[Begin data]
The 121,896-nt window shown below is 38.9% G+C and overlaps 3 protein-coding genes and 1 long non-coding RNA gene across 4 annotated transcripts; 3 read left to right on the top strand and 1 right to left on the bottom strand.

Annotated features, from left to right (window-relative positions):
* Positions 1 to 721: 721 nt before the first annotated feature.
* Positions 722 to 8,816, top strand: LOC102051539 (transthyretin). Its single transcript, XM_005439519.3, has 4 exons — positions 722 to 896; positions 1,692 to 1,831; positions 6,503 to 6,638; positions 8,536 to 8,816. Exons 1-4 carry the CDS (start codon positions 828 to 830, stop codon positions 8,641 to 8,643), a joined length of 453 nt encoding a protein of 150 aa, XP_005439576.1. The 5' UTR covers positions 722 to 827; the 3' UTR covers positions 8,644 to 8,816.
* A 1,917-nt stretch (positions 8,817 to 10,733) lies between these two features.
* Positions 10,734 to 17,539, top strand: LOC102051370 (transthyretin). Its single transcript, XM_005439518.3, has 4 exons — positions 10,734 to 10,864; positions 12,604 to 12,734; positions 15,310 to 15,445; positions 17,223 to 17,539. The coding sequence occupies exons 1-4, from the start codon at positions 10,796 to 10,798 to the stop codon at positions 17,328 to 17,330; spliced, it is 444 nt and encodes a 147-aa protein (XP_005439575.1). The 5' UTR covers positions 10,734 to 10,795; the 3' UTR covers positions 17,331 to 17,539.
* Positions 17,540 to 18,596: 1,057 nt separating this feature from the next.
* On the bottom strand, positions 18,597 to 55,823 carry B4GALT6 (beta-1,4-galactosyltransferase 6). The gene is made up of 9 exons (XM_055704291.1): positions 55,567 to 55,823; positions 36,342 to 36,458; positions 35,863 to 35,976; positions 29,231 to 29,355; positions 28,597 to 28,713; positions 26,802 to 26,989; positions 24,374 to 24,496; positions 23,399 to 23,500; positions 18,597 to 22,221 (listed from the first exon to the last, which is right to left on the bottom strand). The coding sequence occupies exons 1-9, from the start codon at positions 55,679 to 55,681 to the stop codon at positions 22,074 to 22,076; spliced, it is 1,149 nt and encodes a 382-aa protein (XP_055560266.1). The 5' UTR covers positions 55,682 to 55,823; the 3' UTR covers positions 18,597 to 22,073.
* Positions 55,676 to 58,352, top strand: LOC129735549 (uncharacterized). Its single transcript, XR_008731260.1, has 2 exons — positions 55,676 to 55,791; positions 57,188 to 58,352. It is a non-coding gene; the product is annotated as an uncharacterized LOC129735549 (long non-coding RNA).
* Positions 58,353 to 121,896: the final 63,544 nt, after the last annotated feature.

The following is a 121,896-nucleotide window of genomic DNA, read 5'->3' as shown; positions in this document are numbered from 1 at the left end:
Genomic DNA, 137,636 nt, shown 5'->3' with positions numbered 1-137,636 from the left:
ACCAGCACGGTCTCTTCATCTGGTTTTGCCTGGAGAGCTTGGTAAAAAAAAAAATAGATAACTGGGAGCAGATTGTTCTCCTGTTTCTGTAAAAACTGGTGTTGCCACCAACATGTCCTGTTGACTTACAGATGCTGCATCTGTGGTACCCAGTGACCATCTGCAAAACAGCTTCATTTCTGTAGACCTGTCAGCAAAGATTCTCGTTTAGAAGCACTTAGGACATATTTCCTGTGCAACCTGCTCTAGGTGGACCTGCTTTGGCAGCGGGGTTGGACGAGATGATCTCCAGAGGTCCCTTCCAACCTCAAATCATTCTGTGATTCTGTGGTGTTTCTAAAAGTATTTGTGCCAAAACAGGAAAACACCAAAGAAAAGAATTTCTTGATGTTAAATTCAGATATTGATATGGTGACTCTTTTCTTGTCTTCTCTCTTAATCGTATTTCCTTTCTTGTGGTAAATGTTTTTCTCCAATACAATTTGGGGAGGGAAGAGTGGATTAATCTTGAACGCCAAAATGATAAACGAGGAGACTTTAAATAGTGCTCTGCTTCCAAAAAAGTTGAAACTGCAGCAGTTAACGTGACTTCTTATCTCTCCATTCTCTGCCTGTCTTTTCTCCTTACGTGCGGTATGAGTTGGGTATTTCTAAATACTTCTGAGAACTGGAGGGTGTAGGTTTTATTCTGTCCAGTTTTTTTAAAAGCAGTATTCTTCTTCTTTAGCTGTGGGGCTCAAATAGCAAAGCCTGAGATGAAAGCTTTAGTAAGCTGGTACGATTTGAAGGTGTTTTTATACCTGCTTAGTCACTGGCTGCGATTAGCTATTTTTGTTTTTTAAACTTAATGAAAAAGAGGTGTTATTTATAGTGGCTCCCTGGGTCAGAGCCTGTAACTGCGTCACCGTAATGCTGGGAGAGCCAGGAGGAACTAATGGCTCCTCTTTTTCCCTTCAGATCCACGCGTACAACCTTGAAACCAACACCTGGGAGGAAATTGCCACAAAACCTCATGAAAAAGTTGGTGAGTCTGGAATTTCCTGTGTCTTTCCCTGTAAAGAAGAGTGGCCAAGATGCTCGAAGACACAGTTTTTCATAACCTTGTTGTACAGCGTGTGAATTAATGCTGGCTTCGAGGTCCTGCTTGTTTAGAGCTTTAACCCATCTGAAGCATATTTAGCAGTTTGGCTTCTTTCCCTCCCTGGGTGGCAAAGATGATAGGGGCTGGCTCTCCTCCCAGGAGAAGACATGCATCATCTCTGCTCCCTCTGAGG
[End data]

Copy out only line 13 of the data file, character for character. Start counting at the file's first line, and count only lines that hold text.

ACCAGCACGGTCTCTTCATCTGGTTTTGCCTGGAGAGCTTGGTAAAAAAAAAAATAGATAACTGGGAGCAGATTGTTCTCCTGTTTCTGTAAAAACTGGTGTTGCCACCAACATGTCCTGTTGACTTACAGATGCTGCATCTGTGGTACCCAGTGACCATCTGCAAAACAGCTTCATTTCTGTAGACCTGTCAGCAAAGATTCTCGTTTAGAAGCACTTAGGACATATTTCCTGTGCAACCTGCTCTAGGTGGACCTGCTTTGGCAGCGGGGTTGGACGAGATGATCTCCAGAGGTCCCTTCCAACCTCAAATCATTCTGTGATTCTGTGGTGTTTCTAAAAGTATTTGTGCCAAAACAGGAAAACACCAAAGAAAAGAATTTCTTGATGTTAAATTCAGATATTGATATGGTGACTCTTTTCTTGTCTTCTCTCTTAATCGTATTTCCTTTCTTGTGGTAAATGTTTTTCTCCAATACAATTTGGGGAGGGAAGAGTGGATTAATCTTGAACGCCAAAATGATAAACGAGGAGACTTTAAATAGTGCTCTGCTTCCAAAAAAGTTGAAACTGCAGCAGTTAACGTGACTTCTTATCTCTCCATTCTCTGCCTGTCTTTTCTCCTTACGTGCGGTATGAGTTGGGTATTTCTAAATACTTCTGAGAACTGGAGGGTGTAGGTTTTATTCTGTCCAGTTTTTTTAAAAGCAGTATTCTTCTTCTTTAGCTGTGGGGCTCAAATAGCAAAGCCTGAGATGAAAGCTTTAGTAAGCTGGTACGATTTGAAGGTGTTTTTATACCTGCTTAGTCACTGGCTGCGATTAGCTATTTTTGTTTTTTAAACTTAATGAAAAAGAGGTGTTATTTATAGTGGCTCCCTGGGTCAGAGCCTGTAACTGCGTCACCGTAATGCTGGGAGAGCCAGGAGGAACTAATGGCTCCTCTTTTTCCCTTCAGATCCACGCGTACAACCTTGAAACCAACACCTGGGAGGAAATTGCCACAAAACCTCATGAAAAAGTTGGTGAGTCTGGAATTTCCTGTGTCTTTCCCTGTAAAGAAGAGTGGCCAAGATGCTCGAAGACACAGTTTTTCATAACCTTGTTGTACAGCGTGTGAATTAATGCTGGCTTCGAGGTCCTGCTTGTTTAGAGCTTTAACCCATCTGAAGCATATTTAGCAGTTTGGCTTCTTTCCCTCCCTGGGTGGCAAAGATGATAGGGGCTGGCTCTCCTCCCAGGAGAAGACATGCATCATCTCTGCTCCCTCTGAGG